Once you've identified hazards and prioritized them for attention, it's time to devise controls to make the job safer. Let's now move on to discuss controlling those hazards.
"Controlling a hazard" means considering a workplace hazard and designing a way to:
So, in everyday language, it's a way to make work safer.
Earlier we listed different types of hazards.
Likewise, there are different types of controls, as described in the table below.
|Elimination||Remove a hazard from the workplace||Changing a production process so that a chemical known to cause cancer is no longer used|
|Substitution||Replace a hazard with something less hazardous||Changing a formula so that instead of working with a highly explosive fluid, workers work with a fluid that's less explosive|
|Engineering Control(s)||Design a solution that controls the hazard at its source (requires a physical change at the workplace)||Encasing a noisy machine inside a sound-proof barrier|
|Safe Work Practice(s)||Develop specific rules and procedures for all workers to follow when working in the presence of or potentially exposed to a hazard||Placing warning labels on hazardous chemicals|
|Administrative Control(s)||Developing other work practices to protect workers from hazards||Limiting the amount of time workers can work in a noisy area|
|Personal Protective Equipment (PPE)||Protective clothing or equipment that protects a worker from a hazard||Providing hearing protection to people who work in a noisy area|
Let's talk about a few more aspects of these types of controls.
You'll sometimes see these two lumped together within Engineering Controls.
Some examples of safe work practices include:
You'll sometimes see these grouped in as forms of Administrative Controls. However, OSHA specifically says "OSHA uses the term administrative controls to mean other measures aimed at reducing employee exposure to hazards" (other than safe work practices, that is).
Yes, there is a "best" order to use when trying to implement hazard controls.
That's where the term the hierarchy of controls comes into play, as you'll learn below.
The idea behind the hierarchy of controls is that you should attempt the controls in order from top to bottom. That means trying elimination first, then substitution, then engineering controls, administration controls, work practice controls, and only then PPE.
Notes: We've "collapsed" work practice controls into the administrative controls category here, but don't forget about it. Also, the hierarchy has traditionally been represented visually as shown below, with the small end of the pyramid pointed up, but many people are now "flipping it" so the broad end of the pyramid is at the top, which makes sense.
The controls are listed from most effective (at the top) to least effective (at the bottom).
Think of it, at the top, you've got elimination. You can't do much better than eliminate the hazard, right? And at the bottom, you've got PPE, meaning the worker is still working in the presence of the full hazard, and only proper use of the PPE (and its proper operation) stands between the worker and some form of harm.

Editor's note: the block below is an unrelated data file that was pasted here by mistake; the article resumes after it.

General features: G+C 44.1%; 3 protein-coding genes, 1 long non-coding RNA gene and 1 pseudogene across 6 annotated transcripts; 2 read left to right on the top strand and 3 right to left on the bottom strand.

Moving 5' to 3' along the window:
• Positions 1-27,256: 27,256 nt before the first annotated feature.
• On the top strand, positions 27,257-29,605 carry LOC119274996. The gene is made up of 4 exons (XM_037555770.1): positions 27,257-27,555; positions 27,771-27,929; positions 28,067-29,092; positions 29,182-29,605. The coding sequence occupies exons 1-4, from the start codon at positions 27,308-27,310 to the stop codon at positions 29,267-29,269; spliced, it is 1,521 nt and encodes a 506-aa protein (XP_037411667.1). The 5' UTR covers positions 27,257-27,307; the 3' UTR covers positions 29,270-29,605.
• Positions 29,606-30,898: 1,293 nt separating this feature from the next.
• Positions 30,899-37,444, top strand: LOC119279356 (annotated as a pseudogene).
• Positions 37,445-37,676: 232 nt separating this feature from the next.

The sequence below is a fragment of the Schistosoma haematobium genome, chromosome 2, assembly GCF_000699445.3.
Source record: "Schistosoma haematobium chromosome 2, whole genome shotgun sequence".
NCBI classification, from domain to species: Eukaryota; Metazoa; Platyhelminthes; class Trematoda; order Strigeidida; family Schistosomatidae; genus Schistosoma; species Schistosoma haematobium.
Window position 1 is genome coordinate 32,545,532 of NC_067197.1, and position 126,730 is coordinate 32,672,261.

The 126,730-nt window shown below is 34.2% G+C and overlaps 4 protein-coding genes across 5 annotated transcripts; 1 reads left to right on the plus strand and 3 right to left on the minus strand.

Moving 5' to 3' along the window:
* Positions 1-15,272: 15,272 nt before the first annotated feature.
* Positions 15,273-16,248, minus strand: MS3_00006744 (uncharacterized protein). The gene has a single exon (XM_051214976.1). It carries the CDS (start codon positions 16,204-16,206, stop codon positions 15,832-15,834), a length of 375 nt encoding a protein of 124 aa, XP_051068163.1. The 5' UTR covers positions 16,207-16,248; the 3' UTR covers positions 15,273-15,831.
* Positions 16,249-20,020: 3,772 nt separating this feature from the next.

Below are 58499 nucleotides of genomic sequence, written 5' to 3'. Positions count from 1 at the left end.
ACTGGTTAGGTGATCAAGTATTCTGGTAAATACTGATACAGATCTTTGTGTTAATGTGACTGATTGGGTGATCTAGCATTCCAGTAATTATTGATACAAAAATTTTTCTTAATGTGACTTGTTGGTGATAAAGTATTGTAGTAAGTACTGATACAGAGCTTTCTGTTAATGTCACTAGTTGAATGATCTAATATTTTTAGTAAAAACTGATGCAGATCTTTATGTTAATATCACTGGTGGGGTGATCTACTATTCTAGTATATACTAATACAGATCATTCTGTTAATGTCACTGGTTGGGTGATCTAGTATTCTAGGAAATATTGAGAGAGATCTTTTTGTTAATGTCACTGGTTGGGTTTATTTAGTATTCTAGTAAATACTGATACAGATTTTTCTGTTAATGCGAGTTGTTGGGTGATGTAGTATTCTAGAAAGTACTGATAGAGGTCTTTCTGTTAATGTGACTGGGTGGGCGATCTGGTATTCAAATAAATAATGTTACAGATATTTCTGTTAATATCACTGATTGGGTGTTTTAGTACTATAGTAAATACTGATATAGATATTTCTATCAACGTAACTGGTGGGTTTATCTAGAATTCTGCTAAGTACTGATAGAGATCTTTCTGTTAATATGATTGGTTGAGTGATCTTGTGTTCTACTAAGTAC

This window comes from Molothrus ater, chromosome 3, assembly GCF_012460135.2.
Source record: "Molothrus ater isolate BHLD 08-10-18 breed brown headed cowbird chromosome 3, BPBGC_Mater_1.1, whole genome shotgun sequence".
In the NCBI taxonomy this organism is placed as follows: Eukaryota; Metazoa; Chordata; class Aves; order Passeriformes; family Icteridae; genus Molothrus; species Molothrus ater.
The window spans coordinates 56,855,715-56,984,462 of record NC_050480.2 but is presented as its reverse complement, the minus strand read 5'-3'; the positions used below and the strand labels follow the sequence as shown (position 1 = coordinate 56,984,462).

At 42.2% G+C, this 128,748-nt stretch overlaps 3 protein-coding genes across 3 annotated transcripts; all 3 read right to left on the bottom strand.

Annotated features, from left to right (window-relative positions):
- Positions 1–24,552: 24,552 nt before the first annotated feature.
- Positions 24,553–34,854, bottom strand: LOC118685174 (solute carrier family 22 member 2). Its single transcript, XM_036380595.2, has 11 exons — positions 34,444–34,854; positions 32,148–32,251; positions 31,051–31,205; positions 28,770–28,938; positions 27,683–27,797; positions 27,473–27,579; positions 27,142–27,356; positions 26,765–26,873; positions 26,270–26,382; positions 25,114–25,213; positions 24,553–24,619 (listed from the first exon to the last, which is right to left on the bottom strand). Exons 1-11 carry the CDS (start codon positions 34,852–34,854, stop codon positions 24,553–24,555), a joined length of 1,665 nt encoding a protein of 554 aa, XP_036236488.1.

PPE is at the bottom of the pyramid because it's the least effective and should only be used as a last resort. Don't use PPE as the first option--try all other controls first.
In many cases, you'll find one type of control won't be enough. In those cases, use multiple types--like an engineering control and PPE, for example.
We said it earlier, but it bears repeating. Only turn to PPE as a last resort. And remember to provide proper PPE training to workers who will use it.
For example, if a worker is going to work with a respirator, you'd want to provide a range of respiratory training materials, including something like this online respirator training course.
Always provide training to workers about the hierarchy of controls and how to use it. In particular, make sure they know that personal protective equipment, or PPE, is always to be used as the control of last resort.
For more on the hierarchy of controls, here's:
Now that we've discussed the importance of safety and health management, hazard identification and job hazard analyses, and the hierarchy of control, let's now move on to safety and health training. Remember that training is part of the hierarchy--it's an administrative control.
You can roll out effective manufacturing safety training using six steps, as shown in the illustration below.
Looking at the image above, notice:
So let's look at six steps to follow for effective safety training in more detail.
Like anything, safety training is better if you've got a plan for it first. That's what "designing" is all about.
Let's learn a little more about each.
During a training needs analysis, you determine what is the problem the training is supposed to fix and if safety training is really the best solution.
Sometimes, you'll find safety training isn't the way to go. Maybe a better control, like elimination or an engineering control, would be better. In that case, don't train.
But in some cases, you'll determine that safety training is called for. If so, proceed.
What is the goal of your safety training? Are you trying to reduce a specific injury, for example? What will you measure after the training to confirm that it worked and maybe even show the bosses?
Identify the metric(s) now and begin measure for before/after comparisons.
This is very similar to what was described in the JHA.
If you're teaching workers a process, begin by breaking down the process into smaller steps and determining the proper sequence.
This process is known as the task analysis.